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Charlotte, NC — California Democrat Senator Kamala Harris, a former presidential rival to Joe Biden and now a possible Vice Presidential pick, has an interesting past that may not play well with the party’s woke Leftist base. Currently, the Democratic party is working diligently to transform our country and not for the better.
The Intercept reported that her decision to support Orange County prosecutors for “rampant misconduct” and her saying that “it is not progressive to be soft on crime” could turn off voters should she get on the national stage as the VP nominee.
Harris’s former career as a prosecutor and Attorney General of California included many controversial “tough-on-crime” incidents, and now they are being scrubbed from her Wikipedia page. With the Left now the party of “Defund the Police,” this can create waves with woke Leftists across the country.
“At least one highly dedicated Wikipedia user has been scrubbing controversial aspects of Harris’s “tough-on-crome” record from her Wikipedia page, her decision not to prosecute Steve Mnuchin for mortgage fraud-related crimes, her strong support of prosecutors in Orange County who engaged in rampant misconduct, and other tidbits — such as her previous assertion that ‘it is not progressive to be soft on crime’ — that could prove unflattering to Harris as the public first gets to know her on the national stage. The edits, according to the page history, have elicited strong pushback from Wikipedia’s volunteer editor brigade, and have drawn the page into controversy, though it’s a fight the pro-Harris editor is currently winning.”
The Intercept continued by saying, “In 2016, The Atlantic published an article about Wikipedia edits and how a burst of activity could foreshadow Hillary Clinton’s vice-presidential pick, noting that Virginia Sen. Tim Kaine’s page had seen significantly more edits than any other candidate’s in the weeks leading up to the announcement. The article also cited a 2008 Washington Post report about Sarah Palin’s Wikipedia page seeing more than 65 edits in the hours leading up to John McCain’s announcement.
Last month, a Reddit user remembered this Atlantic piece and wrote a Jupyter script to see which 2020 vice-presidential contender had the most edits in three weeks: Harris had 408, Stacey Abrams had 66, Sen. Elizabeth Warren had 22, and Sen. Amy Klobuchar had four. Another Redditor pointed out that a majority of Harris’s edits were coming from a single person.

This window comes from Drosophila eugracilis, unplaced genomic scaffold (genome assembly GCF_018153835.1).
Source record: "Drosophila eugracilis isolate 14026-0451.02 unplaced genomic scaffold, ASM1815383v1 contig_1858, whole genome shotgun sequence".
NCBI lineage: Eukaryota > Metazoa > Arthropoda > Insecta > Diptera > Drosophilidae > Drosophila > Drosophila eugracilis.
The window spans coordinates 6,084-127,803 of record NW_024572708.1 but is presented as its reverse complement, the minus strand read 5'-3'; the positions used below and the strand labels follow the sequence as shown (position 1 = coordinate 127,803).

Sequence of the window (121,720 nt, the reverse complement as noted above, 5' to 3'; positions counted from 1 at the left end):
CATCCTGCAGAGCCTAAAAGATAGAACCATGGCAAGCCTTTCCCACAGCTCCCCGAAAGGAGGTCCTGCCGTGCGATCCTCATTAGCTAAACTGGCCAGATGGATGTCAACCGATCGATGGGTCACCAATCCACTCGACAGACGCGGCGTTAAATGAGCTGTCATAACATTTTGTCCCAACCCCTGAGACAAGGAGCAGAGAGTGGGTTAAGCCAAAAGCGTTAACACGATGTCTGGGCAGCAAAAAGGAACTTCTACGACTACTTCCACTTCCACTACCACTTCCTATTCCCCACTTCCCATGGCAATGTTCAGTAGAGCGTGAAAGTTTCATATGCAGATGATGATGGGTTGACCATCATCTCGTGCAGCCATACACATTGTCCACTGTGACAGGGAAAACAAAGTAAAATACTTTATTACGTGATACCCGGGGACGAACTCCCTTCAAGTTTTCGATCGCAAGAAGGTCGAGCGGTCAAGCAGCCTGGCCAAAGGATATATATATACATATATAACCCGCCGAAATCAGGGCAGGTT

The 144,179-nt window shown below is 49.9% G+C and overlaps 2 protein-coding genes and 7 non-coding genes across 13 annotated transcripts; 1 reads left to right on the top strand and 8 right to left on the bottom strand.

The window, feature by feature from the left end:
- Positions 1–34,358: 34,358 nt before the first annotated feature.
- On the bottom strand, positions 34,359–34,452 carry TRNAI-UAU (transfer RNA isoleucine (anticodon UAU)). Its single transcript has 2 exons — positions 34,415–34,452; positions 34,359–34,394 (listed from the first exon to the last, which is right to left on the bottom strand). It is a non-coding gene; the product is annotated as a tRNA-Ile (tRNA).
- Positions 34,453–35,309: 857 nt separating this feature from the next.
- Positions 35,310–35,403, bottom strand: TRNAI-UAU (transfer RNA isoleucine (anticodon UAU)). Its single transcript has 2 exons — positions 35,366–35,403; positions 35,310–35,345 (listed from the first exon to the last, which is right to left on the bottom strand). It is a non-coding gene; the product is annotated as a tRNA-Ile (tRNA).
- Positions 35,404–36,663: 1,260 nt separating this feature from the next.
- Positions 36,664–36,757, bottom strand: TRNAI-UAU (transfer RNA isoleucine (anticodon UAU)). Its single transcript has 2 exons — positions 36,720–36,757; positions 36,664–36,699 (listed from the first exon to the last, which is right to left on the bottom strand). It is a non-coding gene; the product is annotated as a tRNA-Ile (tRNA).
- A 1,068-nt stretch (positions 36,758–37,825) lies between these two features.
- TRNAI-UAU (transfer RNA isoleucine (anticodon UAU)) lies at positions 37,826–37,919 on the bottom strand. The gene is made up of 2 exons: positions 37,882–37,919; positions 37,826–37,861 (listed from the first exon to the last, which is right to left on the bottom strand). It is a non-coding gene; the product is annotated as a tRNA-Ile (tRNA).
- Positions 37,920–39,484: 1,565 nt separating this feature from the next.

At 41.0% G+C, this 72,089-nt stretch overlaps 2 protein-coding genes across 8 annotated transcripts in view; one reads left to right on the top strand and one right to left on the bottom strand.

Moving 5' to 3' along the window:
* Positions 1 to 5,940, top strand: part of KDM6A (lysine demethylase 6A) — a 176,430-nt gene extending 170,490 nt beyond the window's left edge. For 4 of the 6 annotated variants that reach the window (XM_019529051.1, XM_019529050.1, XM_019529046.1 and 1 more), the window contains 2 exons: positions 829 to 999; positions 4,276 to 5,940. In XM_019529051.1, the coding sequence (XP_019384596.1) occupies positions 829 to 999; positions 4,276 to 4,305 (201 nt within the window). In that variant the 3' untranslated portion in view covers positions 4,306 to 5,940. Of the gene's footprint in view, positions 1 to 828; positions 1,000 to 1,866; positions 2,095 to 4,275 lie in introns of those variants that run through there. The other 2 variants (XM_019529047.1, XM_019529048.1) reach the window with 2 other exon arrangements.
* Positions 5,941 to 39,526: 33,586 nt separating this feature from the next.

Jeremy Frankel, who writes for bongino.com, discusses the Intercept piece saying it “continues that on June 11, the Wikipedia user removed this section about the Orange County scandal, saying that they were proofreading for length:
“Later that year, Harris appealed a judge’s order to take over the prosecution of a high-profile mass murder case and to eject all 250 prosecutors from the Orange County District Attorney’s office over allegations of misconduct by Republican D.A. Tony Rackauckas. Rackauckas was alleged to have illegally employed jailhouse informants and concealed evidence. Harris noted that it was unnecessary to ban all 250 prosecutors from working on the case, as only a few had been directly involved, later promising a narrower criminal investigation. The U.S. Department of Justice began an investigation into Rackauckas in December 2016, but he was not re-elected.”
Furthermore, the Intercept discusses how Harris’s first bid for public office running for San Francisco DA, where she attacked her opponent, Terence Hallinan, for not being tough enough on crime:
“In her first bid for public office, Harris embraced a “tough-on-crime” approach in the San Francisco district attorney race and unseated Terence Hallinan, who was considered one of the “most left-wing politicians in the country.” Under Hallinan, the district attorney’s office focused on rehabilitative justice initiatives instead of incarceration, which led to the lowest felony conviction rates of any county in California.”
While campaigning in the Mission District, SF Weekly reported at the time; Harris slammed Hallinan for failing to prosecute anti-war protesters for property destruction. “It is not progressive to be soft on crime,” she said.
On June 8, the Wikipedia user removed this quote from the page, saying that the changes made were “minor edits for length.”